This course will focus on the various advocacy skills required in litigation proceedings involving the federal and provincial Crown. Students will cover a variety of topics including: Lawsuits Against the Crown, Federal Drug Prosecutions, Provincial Environmental Prosecutions, Extradition, Federal Court Practice, Judicial Review, Immigration, Habeas Corpus, Civil Forfeiture, Publication Bans and Public Inquiries. Students will perform in mock court applications and will submit a written assignment demonstrating effective advocacy. Ethical considerations specific to government lawyers will also be discussed. This course is intended to be a practical guide to litigation proceedings involving the government, and will be useful for any student who intends to practice either for or against the Crown. .

    Special Comments:

    The method of instruction will be a combination of lectures, seminar style discussion and practical advocacy skills exercises.

    The description for this course has not been updated from a previous year (2017-2018). The information shown may have changed. Please contact the instructor for any specific questions you may have related to this particular course section.

    Required Texts (if any):

    No required text - reading materials will include reported decisions and rules of court.
  • LAW599 Public Prosecution Service of Canada Internship (Leonard)

    Position: Law Intern at PPSC

    Location: 700, 10423 101 Street, Edmonton

    Come join the Alberta Regional Office of the Public Prosecution Service of Canada (PPSC)! We offer a rewarding experience where you are part of a team working to play a key role in the Canadian criminal justice system.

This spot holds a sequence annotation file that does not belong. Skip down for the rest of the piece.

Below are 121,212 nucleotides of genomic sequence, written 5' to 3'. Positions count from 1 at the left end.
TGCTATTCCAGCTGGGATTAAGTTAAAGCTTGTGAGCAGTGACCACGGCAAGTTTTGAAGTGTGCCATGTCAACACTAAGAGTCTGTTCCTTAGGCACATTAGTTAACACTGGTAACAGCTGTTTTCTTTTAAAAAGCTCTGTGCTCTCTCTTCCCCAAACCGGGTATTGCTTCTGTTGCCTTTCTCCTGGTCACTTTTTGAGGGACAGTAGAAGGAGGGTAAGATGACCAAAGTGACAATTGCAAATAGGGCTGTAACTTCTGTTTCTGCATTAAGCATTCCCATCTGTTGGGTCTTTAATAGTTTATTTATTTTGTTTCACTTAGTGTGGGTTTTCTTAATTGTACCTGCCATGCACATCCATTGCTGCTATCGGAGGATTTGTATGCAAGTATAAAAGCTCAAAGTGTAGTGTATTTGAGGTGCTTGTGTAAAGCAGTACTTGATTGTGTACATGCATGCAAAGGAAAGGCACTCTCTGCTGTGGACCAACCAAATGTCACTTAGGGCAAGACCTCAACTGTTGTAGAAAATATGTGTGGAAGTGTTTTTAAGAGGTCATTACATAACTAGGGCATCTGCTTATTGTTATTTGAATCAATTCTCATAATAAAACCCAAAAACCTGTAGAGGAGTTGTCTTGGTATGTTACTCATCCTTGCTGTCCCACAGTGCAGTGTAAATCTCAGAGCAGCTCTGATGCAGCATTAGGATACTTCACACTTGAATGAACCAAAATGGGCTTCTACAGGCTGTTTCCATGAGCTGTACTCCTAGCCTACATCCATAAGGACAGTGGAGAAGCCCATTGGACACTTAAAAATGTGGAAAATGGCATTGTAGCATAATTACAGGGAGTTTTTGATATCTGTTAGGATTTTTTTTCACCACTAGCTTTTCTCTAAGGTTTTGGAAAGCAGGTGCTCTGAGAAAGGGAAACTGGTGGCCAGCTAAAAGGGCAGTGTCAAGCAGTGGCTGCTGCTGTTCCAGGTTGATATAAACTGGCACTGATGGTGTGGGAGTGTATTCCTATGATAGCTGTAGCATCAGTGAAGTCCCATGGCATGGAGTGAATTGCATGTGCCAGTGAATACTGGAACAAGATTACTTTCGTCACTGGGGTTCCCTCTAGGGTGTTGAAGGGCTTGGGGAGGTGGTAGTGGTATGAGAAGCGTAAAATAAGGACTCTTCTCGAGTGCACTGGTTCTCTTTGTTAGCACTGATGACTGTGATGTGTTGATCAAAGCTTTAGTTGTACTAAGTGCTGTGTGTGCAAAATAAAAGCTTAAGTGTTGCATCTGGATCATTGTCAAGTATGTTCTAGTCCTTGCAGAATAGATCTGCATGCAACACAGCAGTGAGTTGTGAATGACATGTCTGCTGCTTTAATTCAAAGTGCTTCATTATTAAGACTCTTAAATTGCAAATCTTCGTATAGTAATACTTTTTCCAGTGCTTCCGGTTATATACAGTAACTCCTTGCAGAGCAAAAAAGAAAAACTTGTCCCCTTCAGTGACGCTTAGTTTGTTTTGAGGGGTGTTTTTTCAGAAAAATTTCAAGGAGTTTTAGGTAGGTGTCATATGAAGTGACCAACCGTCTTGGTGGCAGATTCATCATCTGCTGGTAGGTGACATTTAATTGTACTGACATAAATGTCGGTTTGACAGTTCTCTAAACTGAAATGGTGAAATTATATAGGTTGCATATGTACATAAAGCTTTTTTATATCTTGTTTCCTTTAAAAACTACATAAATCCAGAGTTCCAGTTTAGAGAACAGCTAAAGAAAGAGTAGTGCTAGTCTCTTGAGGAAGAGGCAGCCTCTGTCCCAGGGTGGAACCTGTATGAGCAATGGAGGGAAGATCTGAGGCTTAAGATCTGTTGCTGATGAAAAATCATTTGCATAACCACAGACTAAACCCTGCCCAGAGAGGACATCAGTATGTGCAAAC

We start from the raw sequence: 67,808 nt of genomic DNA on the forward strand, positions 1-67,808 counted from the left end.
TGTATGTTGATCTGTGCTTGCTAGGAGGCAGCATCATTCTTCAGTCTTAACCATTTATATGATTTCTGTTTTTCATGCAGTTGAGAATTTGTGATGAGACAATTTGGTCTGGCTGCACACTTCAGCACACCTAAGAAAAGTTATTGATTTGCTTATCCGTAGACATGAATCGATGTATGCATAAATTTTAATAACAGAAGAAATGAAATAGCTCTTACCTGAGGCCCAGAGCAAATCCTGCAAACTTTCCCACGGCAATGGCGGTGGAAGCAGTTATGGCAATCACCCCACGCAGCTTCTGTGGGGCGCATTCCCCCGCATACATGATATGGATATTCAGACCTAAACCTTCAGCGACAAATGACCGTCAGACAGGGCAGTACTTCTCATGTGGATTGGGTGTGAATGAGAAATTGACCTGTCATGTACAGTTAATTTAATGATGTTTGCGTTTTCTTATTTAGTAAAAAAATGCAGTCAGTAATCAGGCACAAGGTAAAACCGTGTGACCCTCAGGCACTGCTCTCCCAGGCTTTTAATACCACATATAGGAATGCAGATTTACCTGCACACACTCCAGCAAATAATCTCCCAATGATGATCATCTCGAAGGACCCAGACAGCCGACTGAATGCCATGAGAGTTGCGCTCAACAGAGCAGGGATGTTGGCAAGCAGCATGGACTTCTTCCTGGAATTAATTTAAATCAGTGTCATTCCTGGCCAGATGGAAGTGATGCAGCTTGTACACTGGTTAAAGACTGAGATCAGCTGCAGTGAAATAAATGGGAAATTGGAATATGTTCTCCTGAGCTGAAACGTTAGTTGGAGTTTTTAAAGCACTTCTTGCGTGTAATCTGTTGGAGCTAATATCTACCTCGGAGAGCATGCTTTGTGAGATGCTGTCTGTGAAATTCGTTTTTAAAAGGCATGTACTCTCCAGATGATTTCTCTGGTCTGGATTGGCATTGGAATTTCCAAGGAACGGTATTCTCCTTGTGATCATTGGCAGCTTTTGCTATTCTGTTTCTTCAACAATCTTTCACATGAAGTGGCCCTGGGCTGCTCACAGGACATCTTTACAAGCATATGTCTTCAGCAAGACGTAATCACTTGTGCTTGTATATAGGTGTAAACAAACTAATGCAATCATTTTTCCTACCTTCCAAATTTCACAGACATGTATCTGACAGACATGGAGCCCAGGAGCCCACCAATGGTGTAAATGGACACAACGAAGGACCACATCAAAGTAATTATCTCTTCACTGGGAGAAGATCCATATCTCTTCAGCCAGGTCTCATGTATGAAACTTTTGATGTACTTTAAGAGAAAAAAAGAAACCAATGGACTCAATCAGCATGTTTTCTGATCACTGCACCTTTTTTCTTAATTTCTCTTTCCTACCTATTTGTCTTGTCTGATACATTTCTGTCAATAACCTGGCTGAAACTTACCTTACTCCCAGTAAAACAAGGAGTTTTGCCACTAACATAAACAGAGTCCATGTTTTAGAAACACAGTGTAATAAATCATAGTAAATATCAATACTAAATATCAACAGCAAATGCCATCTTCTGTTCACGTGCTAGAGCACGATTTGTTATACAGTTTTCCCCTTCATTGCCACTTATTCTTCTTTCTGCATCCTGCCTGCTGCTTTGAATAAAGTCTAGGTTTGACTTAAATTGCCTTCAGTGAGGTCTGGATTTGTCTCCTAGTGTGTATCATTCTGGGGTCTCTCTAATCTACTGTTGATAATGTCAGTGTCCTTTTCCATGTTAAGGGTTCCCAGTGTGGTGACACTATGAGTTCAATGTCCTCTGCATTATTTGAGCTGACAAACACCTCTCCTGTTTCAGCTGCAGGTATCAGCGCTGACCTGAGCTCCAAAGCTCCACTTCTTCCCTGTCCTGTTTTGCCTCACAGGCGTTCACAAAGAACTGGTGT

The PPSC in conjunction with the Faculty of Law at the University of Alberta is offering an opportunity for second year law students in the Edmonton office. Eligible students can apply for an unpaid internship with the PPSC for the fall and winter semesters of the upcoming academic year (2019/2020).

    The PPSC is an independent and accountable prosecuting authority whose main objective is to prosecute cases under federal jurisdiction. Students will gain an understanding of the legal work that the PPSC conducts which includes drug prosecutions under the Controlled Drugs Substances Act, and as well as prosecutions under over 250 federal statutes including the Income Tax Act, the Fisheries Act, the Customs Act, and the Canadian Environmental Protection Act.

    Students will receive three credits for their internship once successfully completed. One student will intern each semester for 12-13 weeks and will work approximately 6 hours per week for a total of 75 hours.

    Reporting to the Deputy Chief Federal Prosecutor for Alberta, the interns’ duties may include:

    · Researching areas of law relevant to active prosecutions;

    · Assisting counsel with the prosecution of files; and

    · Observing proceedings in court.

    Requirements:

    · Second year law student at the University of Alberta

    · Strong communications skills

    · Strong legal research skills

    · Ability to work in teams

    · Able to achieve Reliability Status in a Security Screening (more detail on requirements here: http://iss-ssi.pwgsc-tpsgc.gc.ca/msi-ism/ch2-prt1-eng.html )

    Application Process:

    Please submit by email the following:

    · Resume and cover letter of no more than 800 words, explaining why you are interested in an internship with the PPSC